Per default every packet is sampled (that is, the sampling rate is 1).

set system flow-accounting netflow timeout expiry-interval <interval>

Specifies the interval at which Netflow data will be sent to a collector. As per default, Netflow data will be sent every 60 seconds.

You may also additionally configure timeouts for different types of connections.

set system flow-accounting netflow max-flows <n>
If you want to change the maximum number of flows, which are tracking simultaneously, you may do this with this command (default 8192).

sFlow

set system flow-accounting sflow server <address>
Configure address of sFlow collector. sFlow server at <address> can be an IPv4 or IPv6 address. But you cannot export to both IPv4 and IPv6 collectors at the same time!
set system flow-accounting sflow sampling-rate <rate>
Enable sampling of packets, which will be transmitted to sFlow collectors.
set system flow-accounting sflow agent-address <address>
Configure a sFlow agent address. It can be IPv4 or IPv6 address, but you must set the same protocol, which is used for sFlow collector addresses. By default, using router-id from BGP or OSPF protocol, or the primary IP address from the first interface.

Example:

NetFlow v5 example:

set system flow-accounting netflow engine-id 100
set system flow-accounting netflow version 5
set system flow-accounting netflow server 192.168.2.10 port 2055

Operation

Once flow accounting is configured on an interfaces it provides the ability to display captured network traffic information for all configured interfaces.

show flow-accounting interface <interface>

Show flow accounting information for given <interface>.

vyos@vyos:~$ show flow-accounting interface eth0
IN_IFACE    SRC_MAC            DST_MAC            SRC_IP                     DST_IP             SRC_PORT    DST_PORT  PROTOCOL      TOS    PACKETS    FLOWS    BYTES
----------  -----------------  -----------------  ------------------------  ---------------  ----------  ----------  ----------  -----  ---------  -------  -------
eth0        00:53:01:a8:28:ac  ff:ff:ff:ff:ff:ff  192.0.2.2                 255.255.255.255        5678        5678  udp             0          1        1      178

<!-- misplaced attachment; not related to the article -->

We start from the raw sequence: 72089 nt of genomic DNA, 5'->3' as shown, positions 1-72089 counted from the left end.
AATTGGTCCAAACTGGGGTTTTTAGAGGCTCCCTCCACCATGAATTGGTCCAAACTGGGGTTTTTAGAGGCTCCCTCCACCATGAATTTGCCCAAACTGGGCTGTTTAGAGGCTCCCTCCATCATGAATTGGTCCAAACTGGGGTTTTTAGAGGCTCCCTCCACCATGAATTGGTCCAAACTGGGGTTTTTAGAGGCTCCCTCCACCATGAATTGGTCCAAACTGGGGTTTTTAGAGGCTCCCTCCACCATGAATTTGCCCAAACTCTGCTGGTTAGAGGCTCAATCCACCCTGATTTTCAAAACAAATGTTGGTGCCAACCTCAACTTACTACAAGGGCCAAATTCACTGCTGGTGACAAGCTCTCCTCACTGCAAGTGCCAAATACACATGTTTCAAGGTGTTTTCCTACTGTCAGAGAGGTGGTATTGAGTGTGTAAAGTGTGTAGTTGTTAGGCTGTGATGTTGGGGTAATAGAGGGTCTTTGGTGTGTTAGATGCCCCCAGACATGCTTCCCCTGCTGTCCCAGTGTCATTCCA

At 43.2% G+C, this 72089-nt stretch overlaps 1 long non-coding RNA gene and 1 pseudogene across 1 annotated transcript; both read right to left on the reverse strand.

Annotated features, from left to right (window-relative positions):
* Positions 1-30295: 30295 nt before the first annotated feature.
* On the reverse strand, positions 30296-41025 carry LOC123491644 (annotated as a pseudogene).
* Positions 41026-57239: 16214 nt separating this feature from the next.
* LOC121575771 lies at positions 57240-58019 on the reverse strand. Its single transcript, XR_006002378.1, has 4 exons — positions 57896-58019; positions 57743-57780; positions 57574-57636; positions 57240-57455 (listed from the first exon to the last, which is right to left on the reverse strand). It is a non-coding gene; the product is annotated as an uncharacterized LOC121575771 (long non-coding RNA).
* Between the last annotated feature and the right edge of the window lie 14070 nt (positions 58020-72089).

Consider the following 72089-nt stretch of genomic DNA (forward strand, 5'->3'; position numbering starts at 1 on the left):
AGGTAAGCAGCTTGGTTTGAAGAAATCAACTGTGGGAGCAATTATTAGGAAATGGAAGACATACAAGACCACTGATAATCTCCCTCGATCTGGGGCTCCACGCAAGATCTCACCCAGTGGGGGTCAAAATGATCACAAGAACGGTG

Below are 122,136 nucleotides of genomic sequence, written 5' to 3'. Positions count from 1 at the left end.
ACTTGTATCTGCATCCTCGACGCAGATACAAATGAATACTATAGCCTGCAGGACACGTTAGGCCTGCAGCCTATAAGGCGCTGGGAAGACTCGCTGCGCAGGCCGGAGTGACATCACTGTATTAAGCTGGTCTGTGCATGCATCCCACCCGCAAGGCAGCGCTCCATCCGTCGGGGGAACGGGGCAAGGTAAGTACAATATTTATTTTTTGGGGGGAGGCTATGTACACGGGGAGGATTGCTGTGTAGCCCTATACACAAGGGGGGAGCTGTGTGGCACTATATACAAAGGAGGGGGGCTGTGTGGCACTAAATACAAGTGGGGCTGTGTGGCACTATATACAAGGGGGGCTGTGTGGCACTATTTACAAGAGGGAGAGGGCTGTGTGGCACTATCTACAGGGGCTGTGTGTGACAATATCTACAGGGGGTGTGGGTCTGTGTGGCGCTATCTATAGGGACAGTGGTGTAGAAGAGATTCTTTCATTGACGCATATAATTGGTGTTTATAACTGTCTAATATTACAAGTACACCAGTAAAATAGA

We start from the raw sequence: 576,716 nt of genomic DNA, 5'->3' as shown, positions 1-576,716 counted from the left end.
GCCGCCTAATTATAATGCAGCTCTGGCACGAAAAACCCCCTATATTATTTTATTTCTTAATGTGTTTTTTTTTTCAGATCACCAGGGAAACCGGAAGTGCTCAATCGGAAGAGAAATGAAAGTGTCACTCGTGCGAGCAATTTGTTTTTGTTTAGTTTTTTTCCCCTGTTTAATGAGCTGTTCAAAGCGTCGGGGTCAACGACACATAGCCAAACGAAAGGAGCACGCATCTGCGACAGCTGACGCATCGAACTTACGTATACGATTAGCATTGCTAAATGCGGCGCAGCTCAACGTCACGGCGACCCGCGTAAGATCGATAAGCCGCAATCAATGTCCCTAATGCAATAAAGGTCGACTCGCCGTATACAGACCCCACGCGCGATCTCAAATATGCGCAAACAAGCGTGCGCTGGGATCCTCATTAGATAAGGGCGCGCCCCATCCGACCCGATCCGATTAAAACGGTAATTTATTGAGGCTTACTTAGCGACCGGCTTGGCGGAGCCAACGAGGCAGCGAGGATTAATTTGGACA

eth0        00:53:01:b2:2f:34  33:33:ff:00:00:00  fe80::253:01ff:feb2:2f34  ff02::1:ff00:0            0           0  ipv6-icmp       0          2        1      144
eth0        00:53:01:1a:b4:53  33:33:ff:00:00:00  fe80::253:01ff:fe1a:b453  ff02::1:ff00:0            0           0  ipv6-icmp       0          1        1       72
eth0        00:53:01:b2:22:48  00:53:02:58:a2:92  192.0.2.100               192.0.2.14            40152          22  tcp            16         39        1     2064
eth0        00:53:01:c8:33:af  ff:ff:ff:ff:ff:ff  192.0.2.3                 255.255.255.255        5678        5678  udp             0          1        1      154
eth0        00:53:01:b2:22:48  00:53:02:58:a2:92  192.0.2.100               192.0.2.14            40006          22  tcp            16        146        1     9444
eth0        00:53:01:b2:22:48  00:53:02:58:a2:92  192.0.2.100               192.0.2.14                0           0  icmp          192         27        1     4455
show flow-accounting interface <interface> host <address>

Show flow accounting information for given <interface> for a specific host only.

vyos@vyos:~$ show flow-accounting interface eth0 host 192.0.2.14
IN_IFACE    SRC_MAC            DST_MAC            SRC_IP       DST_IP        SRC_PORT    DST_PORT  PROTOCOL      TOS    PACKETS    FLOWS    BYTES
----------  -----------------  -----------------  -----------  ----------  ----------  ----------  ----------  -----  ---------  -------  -------
eth0        00:53:01:b2:22:48  00:53:02:58:a2:92  192.0.2.100  192.0.2.14       40006          22  tcp            16        197        2    12940
eth0        00:53:01:b2:22:48  00:53:02:58:a2:92  192.0.2.100  192.0.2.14       40152          22  tcp            16         94        1     4924
eth0        00:53:01:b2:22:48  00:53:02:58:a2:92  192.0.2.100  192.0.2.14           0           0  icmp          192         36        1     5877